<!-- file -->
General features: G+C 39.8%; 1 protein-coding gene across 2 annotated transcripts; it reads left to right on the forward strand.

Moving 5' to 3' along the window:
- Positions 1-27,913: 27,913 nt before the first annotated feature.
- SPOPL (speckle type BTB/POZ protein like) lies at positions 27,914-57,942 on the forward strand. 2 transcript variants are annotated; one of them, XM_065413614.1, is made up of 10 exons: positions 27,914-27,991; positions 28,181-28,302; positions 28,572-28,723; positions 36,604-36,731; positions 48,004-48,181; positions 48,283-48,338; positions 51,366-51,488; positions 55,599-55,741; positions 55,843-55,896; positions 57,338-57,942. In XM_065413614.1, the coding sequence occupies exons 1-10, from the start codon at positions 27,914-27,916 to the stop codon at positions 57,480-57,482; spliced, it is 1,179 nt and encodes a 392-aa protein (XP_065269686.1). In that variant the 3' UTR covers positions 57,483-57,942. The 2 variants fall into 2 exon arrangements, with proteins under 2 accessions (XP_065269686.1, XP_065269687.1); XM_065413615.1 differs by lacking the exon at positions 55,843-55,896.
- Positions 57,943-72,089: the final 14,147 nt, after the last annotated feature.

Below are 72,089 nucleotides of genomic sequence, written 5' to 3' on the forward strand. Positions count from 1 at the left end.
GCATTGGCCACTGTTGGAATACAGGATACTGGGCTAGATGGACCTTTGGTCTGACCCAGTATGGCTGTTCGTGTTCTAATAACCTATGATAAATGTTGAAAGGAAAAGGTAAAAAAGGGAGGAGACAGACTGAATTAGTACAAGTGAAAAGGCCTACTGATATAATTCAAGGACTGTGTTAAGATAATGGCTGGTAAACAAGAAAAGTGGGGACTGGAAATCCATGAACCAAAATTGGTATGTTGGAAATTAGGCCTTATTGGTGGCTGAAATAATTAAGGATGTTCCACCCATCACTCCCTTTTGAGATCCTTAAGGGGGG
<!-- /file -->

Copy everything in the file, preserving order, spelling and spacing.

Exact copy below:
General features: G+C 39.8%; 1 protein-coding gene across 2 annotated transcripts; it reads left to right on the forward strand.

Moving 5' to 3' along the window:
- Positions 1-27,913: 27,913 nt before the first annotated feature.
- SPOPL (speckle type BTB/POZ protein like) lies at positions 27,914-57,942 on the forward strand. 2 transcript variants are annotated; one of them, XM_065413614.1, is made up of 10 exons: positions 27,914-27,991; positions 28,181-28,302; positions 28,572-28,723; positions 36,604-36,731; positions 48,004-48,181; positions 48,283-48,338; positions 51,366-51,488; positions 55,599-55,741; positions 55,843-55,896; positions 57,338-57,942. In XM_065413614.1, the coding sequence occupies exons 1-10, from the start codon at positions 27,914-27,916 to the stop codon at positions 57,480-57,482; spliced, it is 1,179 nt and encodes a 392-aa protein (XP_065269686.1). In that variant the 3' UTR covers positions 57,483-57,942. The 2 variants fall into 2 exon arrangements, with proteins under 2 accessions (XP_065269686.1, XP_065269687.1); XM_065413615.1 differs by lacking the exon at positions 55,843-55,896.
- Positions 57,943-72,089: the final 14,147 nt, after the last annotated feature.

Below are 72,089 nucleotides of genomic sequence, written 5' to 3' on the forward strand. Positions count from 1 at the left end.
GCATTGGCCACTGTTGGAATACAGGATACTGGGCTAGATGGACCTTTGGTCTGACCCAGTATGGCTGTTCGTGTTCTAATAACCTATGATAAATGTTGAAAGGAAAAGGTAAAAAAGGGAGGAGACAGACTGAATTAGTACAAGTGAAAAGGCCTACTGATATAATTCAAGGACTGTGTTAAGATAATGGCTGGTAAACAAGAAAAGTGGGGACTGGAAATCCATGAACCAAAATTGGTATGTTGGAAATTAGGCCTTATTGGTGGCTGAAATAATTAAGGATGTTCCACCCATCACTCCCTTTTGAGATCCTTAAGGGGGG